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Comparative Effectiveness Research: International Experiences and Implications for the United States, by Kalipso Chalkidou, MD, PhD and Gerard Anderson, PhD, July 2009. This report examines how comparative effectiveness programs operate in other countries and offer lessons for U.S. policymakers based on their analysis. It is part of a three year initiative to expand senior health policy leaders' knowledge of health systems and delivery innovations in other industrialized countries, and to promote the use of this knowledge to advance system improvements in the U.S. Published by AcademyHealth with support from NIHCM Foundation and the Kaiser Permanente Institute for Health Policy.
Capturing Value: Increasing Efficiency in Healthcare, NIHCM Foundation, March 2006. This Meeting Brief was prepared following a meeting hosted by NIHCM Foundation on the topic of national variations in health care outcomes. A small group of health policy thought leaders were invited to discuss ways to change the efficiency equation- the ratio of spending to outcomes. Dr. Elliott Fisher of Dartmouth University and Dr. Arnold Milstein of Pacific Group on Health and Mercer Health and Benefits, made presentations and co-moderated the discussion. John Birge of the University of Chicago Graduate School of Business also raised important issues related to system re-engineering.
Accelerating Quality Improvement in Health Care: Strategies to Speed the Diffusion of Evidence-Based Innovations, NIHCM Foundation, January 2004, 27pp. This proceedings report is derived from a conference held in Washington D.C. on January 27-28, 2003. It explores why so many medical and health care innovations, including those to improve the quality of care, are too slowly adopted by doctors and hospitals and other heath care facilities, and what can be done to speed the diffusion of evidence-based innovations.
Technology and Quality: Considerations for Adoption and Diffusion, The Health Technology Center, January 2003, 20 pp. This document is an annotated literature review prepared for a NIHCM Foundation conference on Accelerating Quality Improvement in Health Care: Strategies to Speed the Diffusion of Evidence-Based Innovations. This document is divided into the following categories: Quality, Technology, and Public Policy; Regulation and Approval; Technology Assessment; Coverage and Reimbursement; Organizational Implementation - Drivers and Barriers to Adoption; Physician Acceptance and Utilization; Clinical Process; and Patient and Consumer experience.
Medical Technology, Innovation, and the Nature of Medical Progress, Daniel Callahan, Ph.D., The Hastings Center, January 2003, 18 pp. This document is a paper prepared for Accelerating Quality Improvement in Health Care: Strategies to Speed the Diffusion of Evidence-Based Innovations. The paper argues that excessive spending on health care technology translates into sub-optimal spending on prevention, public health, and expansion of health insurance coverage. Some technologies appear to deliver poor value as well, the paper argues.
Complexity and the Adoption of Innovation in Health Care, Paul Plsek, Paul E. Plsek and Associates, Inc., January 2003, 18 pp. This document is a paper prepared for Accelerating Quality Improvement in Health Care: Strategies to Speed the Diffusion of Evidence-Based Innovations. This paper examines what it means to say that health care is complex and how that complexity affects the generation and spread of process innovations.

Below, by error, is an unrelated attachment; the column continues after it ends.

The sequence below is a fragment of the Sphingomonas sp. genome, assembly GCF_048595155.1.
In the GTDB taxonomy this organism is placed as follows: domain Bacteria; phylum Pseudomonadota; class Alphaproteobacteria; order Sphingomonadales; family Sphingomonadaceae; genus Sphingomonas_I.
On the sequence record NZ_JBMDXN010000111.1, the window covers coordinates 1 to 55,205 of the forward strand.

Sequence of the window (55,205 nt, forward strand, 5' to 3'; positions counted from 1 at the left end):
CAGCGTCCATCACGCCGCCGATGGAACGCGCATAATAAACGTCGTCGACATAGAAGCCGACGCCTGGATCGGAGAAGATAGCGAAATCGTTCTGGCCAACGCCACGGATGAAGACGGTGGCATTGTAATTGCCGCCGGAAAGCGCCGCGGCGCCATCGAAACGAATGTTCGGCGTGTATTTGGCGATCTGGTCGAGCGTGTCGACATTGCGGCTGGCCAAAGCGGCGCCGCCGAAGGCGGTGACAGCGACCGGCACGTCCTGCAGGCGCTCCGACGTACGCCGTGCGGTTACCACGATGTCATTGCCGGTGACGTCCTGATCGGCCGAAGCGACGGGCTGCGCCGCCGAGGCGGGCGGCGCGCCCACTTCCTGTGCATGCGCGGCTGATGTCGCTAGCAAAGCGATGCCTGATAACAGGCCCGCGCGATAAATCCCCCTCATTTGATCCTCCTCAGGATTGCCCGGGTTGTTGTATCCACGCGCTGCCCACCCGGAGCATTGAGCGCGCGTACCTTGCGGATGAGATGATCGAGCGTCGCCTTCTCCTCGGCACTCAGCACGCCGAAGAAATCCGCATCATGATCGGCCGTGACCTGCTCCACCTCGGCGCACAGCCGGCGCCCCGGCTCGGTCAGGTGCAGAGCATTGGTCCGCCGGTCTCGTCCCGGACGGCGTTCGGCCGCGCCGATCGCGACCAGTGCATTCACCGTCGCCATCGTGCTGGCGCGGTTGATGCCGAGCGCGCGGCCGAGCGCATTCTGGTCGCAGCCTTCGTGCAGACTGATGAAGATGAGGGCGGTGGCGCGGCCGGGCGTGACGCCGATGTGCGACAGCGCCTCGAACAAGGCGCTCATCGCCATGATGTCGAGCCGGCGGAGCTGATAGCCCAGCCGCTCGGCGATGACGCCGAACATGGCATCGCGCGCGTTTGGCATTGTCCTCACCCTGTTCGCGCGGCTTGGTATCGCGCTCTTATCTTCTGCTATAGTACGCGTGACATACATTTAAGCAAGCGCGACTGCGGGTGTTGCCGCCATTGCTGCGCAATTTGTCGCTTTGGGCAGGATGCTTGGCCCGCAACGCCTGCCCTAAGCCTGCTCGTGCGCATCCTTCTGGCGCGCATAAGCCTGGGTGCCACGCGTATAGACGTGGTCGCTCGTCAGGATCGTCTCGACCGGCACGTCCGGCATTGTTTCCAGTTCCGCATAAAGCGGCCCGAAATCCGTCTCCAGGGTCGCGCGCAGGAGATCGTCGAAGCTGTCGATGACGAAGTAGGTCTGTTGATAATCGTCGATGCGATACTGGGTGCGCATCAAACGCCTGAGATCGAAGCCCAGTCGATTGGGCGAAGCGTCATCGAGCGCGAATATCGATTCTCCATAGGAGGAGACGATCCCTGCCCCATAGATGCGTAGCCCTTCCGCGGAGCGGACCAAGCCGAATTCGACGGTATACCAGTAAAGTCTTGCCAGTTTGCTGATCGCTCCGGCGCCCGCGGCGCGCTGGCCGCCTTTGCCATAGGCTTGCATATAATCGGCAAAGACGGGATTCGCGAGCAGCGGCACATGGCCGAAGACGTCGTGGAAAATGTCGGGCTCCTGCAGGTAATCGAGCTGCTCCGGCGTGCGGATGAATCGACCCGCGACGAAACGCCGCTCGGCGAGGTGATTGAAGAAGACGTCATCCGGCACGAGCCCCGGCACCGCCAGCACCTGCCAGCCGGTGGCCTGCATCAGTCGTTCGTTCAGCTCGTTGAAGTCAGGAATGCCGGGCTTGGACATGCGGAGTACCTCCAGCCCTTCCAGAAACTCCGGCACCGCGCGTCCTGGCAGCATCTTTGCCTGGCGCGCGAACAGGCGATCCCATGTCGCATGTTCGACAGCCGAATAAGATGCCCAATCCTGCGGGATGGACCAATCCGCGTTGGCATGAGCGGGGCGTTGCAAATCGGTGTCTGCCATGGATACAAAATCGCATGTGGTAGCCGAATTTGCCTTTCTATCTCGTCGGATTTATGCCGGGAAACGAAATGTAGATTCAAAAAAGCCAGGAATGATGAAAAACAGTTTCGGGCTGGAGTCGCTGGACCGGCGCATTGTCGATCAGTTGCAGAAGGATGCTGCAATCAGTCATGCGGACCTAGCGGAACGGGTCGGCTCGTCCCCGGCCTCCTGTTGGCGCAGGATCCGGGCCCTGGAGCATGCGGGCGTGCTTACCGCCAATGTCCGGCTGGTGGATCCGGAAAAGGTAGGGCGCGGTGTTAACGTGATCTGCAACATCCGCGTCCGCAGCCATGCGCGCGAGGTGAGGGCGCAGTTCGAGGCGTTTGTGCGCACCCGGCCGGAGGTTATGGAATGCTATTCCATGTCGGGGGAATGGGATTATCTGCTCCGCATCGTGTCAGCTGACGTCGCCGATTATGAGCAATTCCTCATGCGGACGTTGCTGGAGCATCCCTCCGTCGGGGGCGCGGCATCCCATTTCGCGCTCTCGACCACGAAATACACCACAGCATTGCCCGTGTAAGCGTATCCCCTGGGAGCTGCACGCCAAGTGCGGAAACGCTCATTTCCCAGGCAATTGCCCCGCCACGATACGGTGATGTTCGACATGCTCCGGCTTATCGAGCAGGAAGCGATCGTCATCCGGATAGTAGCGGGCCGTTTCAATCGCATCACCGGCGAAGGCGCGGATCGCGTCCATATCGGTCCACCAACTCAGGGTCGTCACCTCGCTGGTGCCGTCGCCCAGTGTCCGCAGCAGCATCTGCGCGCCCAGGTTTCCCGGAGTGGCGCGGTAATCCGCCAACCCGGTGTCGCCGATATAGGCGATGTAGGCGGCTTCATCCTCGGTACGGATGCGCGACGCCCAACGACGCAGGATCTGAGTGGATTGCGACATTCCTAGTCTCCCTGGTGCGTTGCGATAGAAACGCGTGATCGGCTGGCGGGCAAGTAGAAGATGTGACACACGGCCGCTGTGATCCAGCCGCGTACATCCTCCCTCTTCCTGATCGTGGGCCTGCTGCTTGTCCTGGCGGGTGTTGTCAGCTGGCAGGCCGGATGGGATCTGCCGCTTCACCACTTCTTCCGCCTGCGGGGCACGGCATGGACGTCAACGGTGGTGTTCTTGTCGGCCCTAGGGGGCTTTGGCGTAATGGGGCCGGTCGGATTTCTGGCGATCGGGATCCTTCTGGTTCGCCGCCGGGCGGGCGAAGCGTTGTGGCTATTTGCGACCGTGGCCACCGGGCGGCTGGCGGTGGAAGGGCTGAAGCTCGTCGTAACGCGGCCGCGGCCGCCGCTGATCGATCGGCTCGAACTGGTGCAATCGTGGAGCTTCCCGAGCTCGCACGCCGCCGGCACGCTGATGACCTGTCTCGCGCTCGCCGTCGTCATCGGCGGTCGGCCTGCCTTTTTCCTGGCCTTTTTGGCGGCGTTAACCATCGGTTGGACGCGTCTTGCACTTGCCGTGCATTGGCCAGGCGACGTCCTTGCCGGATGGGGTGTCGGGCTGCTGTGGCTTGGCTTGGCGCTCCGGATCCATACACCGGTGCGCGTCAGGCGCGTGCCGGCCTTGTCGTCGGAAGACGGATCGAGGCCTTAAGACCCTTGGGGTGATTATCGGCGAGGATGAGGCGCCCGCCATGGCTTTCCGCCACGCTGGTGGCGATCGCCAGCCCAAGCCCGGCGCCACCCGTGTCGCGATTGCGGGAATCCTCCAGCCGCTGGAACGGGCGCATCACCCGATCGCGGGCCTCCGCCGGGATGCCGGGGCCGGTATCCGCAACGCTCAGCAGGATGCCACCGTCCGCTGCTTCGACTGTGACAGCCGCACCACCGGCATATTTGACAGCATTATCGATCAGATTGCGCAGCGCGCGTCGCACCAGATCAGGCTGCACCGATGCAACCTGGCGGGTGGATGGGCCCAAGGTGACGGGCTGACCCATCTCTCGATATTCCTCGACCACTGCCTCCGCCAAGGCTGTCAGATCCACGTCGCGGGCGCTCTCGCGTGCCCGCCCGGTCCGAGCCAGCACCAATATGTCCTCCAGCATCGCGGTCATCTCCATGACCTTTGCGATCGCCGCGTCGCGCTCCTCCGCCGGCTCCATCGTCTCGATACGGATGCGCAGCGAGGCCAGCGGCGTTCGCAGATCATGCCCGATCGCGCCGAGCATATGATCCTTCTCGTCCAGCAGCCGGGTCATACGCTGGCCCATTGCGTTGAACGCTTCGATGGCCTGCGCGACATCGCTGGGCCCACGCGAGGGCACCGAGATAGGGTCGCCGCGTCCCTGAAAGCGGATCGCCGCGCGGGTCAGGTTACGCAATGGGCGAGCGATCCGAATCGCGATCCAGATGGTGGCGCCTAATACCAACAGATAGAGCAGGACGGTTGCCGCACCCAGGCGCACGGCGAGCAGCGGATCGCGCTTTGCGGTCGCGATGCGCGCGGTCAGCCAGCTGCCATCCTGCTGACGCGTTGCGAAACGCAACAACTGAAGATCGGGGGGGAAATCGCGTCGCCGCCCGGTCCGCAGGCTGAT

The "Tipping Point" and Health Care Innovations: Advancing the Adoption of Beneficial Technologies, Molly Joel Coye, M.D., M.P.H., Wade M. Aubry, M.D., Wil Yu, The Health Technology Center, January 2003, 18 pp. This document is a paper prepared for Accelerating Quality Improvement in Health Care: Strategies to Speed the Diffusion of Evidence-Based Innovations. The paper examines ways to speed the diffusion of evidence-based technologies.
Expert Voices: Paying Doctors, Paying doctors is now very complex, but a better way may be emerging that promotes higher quality care. By Jamie C. Robinson, Ph.D., professor of health economics, University of California, Berkeley, July 2001
Making Coverage Decisions About Emerging Technologies (February 1999)
The Role of Government in Health Care Quality, 1998. The quality of American health care, and how best to improve it in a managed care environment, is a major concern. In particular, there is much discussion about what role government should play. NIHCM Foundation conducted a series of seminars and meetings to promote a constructive public-private dialogue on this important issue by bringing together policy makers and experts with a variety of perspectives.
Assuring Quality of Care for Children in Medicaid: EPSDT in a Time of Changing Policy, National Institute for Health Care Management, April 1996, 37 pp. This paper is the product of an October 1995 meeting in which representatives from the U.S. Health Care Financing Administration (HCFA), state Medicaid agencies and health plans discussed some of the problems experienced in implementing managed care programs as well as effective managed care strategies that provide high-quality EPSDT services to children. Among the concerns voiced were the difficulties involved with balancing tight budgets, vague requirements, lack of specific data on EPSDT and states' desire for greater flexibility in program design.
Medical Necessity Policy Brief, Agency for Health Care Policy and Research and National Institute for Health Care Managment, April 1995, 16 pp.